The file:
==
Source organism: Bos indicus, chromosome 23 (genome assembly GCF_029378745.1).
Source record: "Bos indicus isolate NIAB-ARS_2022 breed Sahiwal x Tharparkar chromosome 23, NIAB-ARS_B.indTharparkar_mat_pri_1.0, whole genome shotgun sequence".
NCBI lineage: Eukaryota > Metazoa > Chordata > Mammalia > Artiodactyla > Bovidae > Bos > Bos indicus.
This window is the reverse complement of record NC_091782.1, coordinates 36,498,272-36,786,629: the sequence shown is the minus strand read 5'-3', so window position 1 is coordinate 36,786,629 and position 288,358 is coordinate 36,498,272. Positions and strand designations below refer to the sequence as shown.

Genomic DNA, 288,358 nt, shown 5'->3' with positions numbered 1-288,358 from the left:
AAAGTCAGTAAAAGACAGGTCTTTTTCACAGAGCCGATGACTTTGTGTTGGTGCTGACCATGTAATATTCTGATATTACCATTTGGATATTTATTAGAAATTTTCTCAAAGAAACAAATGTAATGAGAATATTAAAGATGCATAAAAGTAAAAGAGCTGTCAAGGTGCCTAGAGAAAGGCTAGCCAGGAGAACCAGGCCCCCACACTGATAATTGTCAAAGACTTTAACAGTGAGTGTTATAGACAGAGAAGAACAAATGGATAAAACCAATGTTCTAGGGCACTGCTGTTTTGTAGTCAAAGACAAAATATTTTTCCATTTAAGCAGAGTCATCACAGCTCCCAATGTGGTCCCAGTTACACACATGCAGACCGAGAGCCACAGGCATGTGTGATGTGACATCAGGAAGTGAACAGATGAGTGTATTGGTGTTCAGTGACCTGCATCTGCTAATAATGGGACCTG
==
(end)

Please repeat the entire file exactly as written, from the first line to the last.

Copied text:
Source organism: Bos indicus, chromosome 23 (genome assembly GCF_029378745.1).
Source record: "Bos indicus isolate NIAB-ARS_2022 breed Sahiwal x Tharparkar chromosome 23, NIAB-ARS_B.indTharparkar_mat_pri_1.0, whole genome shotgun sequence".
NCBI lineage: Eukaryota > Metazoa > Chordata > Mammalia > Artiodactyla > Bovidae > Bos > Bos indicus.
This window is the reverse complement of record NC_091782.1, coordinates 36,498,272-36,786,629: the sequence shown is the minus strand read 5'-3', so window position 1 is coordinate 36,786,629 and position 288,358 is coordinate 36,498,272. Positions and strand designations below refer to the sequence as shown.

Genomic DNA, 288,358 nt, shown 5'->3' with positions numbered 1-288,358 from the left:
AAAGTCAGTAAAAGACAGGTCTTTTTCACAGAGCCGATGACTTTGTGTTGGTGCTGACCATGTAATATTCTGATATTACCATTTGGATATTTATTAGAAATTTTCTCAAAGAAACAAATGTAATGAGAATATTAAAGATGCATAAAAGTAAAAGAGCTGTCAAGGTGCCTAGAGAAAGGCTAGCCAGGAGAACCAGGCCCCCACACTGATAATTGTCAAAGACTTTAACAGTGAGTGTTATAGACAGAGAAGAACAAATGGATAAAACCAATGTTCTAGGGCACTGCTGTTTTGTAGTCAAAGACAAAATATTTTTCCATTTAAGCAGAGTCATCACAGCTCCCAATGTGGTCCCAGTTACACACATGCAGACCGAGAGCCACAGGCATGTGTGATGTGACATCAGGAAGTGAACAGATGAGTGTATTGGTGTTCAGTGACCTGCATCTGCTAATAATGGGACCTG